There are a lot of expectations surrounding the Dallas Cowboys for the upcoming season. Dak Prescott’s return from injury and the hiring of Dan Quinn as defensive coordinator are two primary factors.

With that said, not everybody is buying the hype. Many in the media seem to believe that the Washington Football Team are in the position to go back-to-back as NFC East champs. Others think Daniel Jones takes the next step for the New York Giants after the signing of Kenny Golladay.

Realistic portions of the Cowboys fan base are not expecting a Super Bowl appearance next February. Still, it stands reason to believe that the Cowboys are the best team in the division should make the playoffs with a healthy season from Prescott.


Dallas Cowboys
Nov 26, 2020; Arlington, Texas, USA; Dallas Cowboys linebacker Justin March (59) and middle linebacker Jaylon Smith (54) and defensive end DeMarcus Lawrence (90) celebrate SmithÕs interception return against the Washington Football Team during the second half at AT&T Stadium. Mandatory Credit: Jerome Miron-USA TODAY Sports

Long-time NFL columnist Peter King released his power rankings for the 2021 season in his Football In America column on Monday. King has the usual suspects at the top — Tampa Bay, Kansas City, and Buffalo are in the top-3. King is high on the Browns as well, ranking Cleveland at four.

Nowhere to be found in the top-10 is the Dallas Cowboys. Or the top-15. Or even the top-20.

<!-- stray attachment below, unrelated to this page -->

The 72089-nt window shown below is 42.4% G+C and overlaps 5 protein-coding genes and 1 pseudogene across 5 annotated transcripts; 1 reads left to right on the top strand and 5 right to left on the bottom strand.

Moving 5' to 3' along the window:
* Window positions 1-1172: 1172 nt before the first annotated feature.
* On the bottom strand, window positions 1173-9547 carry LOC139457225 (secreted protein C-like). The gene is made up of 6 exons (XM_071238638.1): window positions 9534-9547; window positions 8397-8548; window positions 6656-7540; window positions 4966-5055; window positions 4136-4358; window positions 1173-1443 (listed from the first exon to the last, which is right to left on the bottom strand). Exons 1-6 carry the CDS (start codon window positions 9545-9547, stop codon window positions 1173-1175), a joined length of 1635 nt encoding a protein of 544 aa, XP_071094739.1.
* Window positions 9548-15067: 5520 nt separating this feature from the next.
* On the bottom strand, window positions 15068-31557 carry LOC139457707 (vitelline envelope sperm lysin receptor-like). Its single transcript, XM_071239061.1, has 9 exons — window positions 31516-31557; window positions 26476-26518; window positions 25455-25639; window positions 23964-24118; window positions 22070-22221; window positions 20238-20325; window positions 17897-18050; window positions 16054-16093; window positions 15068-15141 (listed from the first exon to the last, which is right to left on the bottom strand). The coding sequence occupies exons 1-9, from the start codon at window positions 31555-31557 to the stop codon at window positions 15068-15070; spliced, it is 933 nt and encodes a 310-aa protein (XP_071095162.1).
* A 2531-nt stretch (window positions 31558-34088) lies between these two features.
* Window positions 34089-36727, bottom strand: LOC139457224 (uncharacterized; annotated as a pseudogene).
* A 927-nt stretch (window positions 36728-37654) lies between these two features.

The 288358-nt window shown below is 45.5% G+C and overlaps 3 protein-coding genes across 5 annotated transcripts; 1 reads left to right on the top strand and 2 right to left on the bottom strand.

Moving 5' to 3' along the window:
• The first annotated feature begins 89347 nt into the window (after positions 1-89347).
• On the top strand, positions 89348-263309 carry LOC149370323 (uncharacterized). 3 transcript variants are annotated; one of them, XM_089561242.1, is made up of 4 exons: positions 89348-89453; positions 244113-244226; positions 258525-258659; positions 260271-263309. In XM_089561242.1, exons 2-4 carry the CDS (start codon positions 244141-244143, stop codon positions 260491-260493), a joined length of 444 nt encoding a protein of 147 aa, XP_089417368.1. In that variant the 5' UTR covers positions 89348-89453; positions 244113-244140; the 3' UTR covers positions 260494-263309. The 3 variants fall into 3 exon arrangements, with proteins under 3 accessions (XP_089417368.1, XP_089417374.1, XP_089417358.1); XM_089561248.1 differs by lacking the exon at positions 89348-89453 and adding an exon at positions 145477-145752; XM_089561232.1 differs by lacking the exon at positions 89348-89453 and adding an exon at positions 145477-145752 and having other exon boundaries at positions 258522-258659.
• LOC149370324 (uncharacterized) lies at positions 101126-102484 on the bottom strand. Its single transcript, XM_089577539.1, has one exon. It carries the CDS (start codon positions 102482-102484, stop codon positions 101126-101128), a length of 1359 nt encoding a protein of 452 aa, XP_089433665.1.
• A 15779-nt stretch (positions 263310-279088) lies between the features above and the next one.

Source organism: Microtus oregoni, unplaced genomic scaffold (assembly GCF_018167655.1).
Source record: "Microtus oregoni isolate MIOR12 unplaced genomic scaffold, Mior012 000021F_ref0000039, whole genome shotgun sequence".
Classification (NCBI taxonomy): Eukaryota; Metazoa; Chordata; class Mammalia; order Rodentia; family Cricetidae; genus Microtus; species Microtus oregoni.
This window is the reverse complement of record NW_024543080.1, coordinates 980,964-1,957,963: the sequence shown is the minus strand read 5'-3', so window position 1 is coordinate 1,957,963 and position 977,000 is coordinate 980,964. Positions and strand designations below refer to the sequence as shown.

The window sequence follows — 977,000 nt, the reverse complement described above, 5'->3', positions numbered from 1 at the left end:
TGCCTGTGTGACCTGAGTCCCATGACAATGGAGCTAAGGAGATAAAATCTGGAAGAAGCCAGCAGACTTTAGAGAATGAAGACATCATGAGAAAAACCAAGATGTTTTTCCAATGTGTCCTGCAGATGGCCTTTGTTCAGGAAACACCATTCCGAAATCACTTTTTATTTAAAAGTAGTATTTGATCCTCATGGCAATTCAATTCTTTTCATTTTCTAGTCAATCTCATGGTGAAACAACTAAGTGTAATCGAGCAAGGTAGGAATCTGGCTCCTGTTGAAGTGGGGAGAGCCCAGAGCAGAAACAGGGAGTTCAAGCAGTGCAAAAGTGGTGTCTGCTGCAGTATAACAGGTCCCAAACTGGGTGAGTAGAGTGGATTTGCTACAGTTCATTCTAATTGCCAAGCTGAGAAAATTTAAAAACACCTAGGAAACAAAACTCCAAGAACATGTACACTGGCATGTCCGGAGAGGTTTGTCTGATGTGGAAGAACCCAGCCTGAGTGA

King ranks the Cowboys at 21 in his power rankings, behind teams such as Washington, Chicago, and the New York Giants. Dallas is the third best team in its own division, according to King — with “the best player” in said division.

The best player in the NFC East is back, and if Dak Prescott is what he was when we last saw him for a season (2019: 4,902 passing yards, 30 TDs), with a receiving corps bettered by CeeDee Lamb, Dallas will be in the NFC East mix in late December. The bigger question is the defense, obviously. Imagine giving up, in eight of 16 games, 33 or more points . . . and then imagine being alive on the last weekend of the season with Andy Dalton at the helm. So much of this season depends on new defensive coordinator Dan Quinn’s ability to do what Mike Nolan couldn’t last year—install a complex system, much of that in Zoom meetings, and get players ready to react by opening day. Quinn is Dallas’ third defensive coordinator in the last 18 months. In an ideal world, Quinn, Seattle’s coordinator in 2013 and ’14, hopes he’s found his Bobby Wagner as the nerve center of his defense with first-round rookie Micah Parsons. But Quinn will need to hide a lot of warts in a porous secondary.

King’s primary focus regarding the Cowboys appears to be on the defensive side of the ball. That definitely makes sense. The Cowboys should feature one of the league’s best offenses, but there are several question marks on the other side of the ball.

Still, quarterback is by far the most important and most valuable position on the field. Having Prescott behind center should make the Cowboys the favorite to win the NFC East and get back into the postseason.

An argument could be made for the Cowboys to finish second behind Washington, thanks to Washington’s incredible defense and overall talent-level on the roster. But, third? Behind the Giants? It’s hard to see that happening.

Featured image via Tim Heitman-USA TODAY Sports
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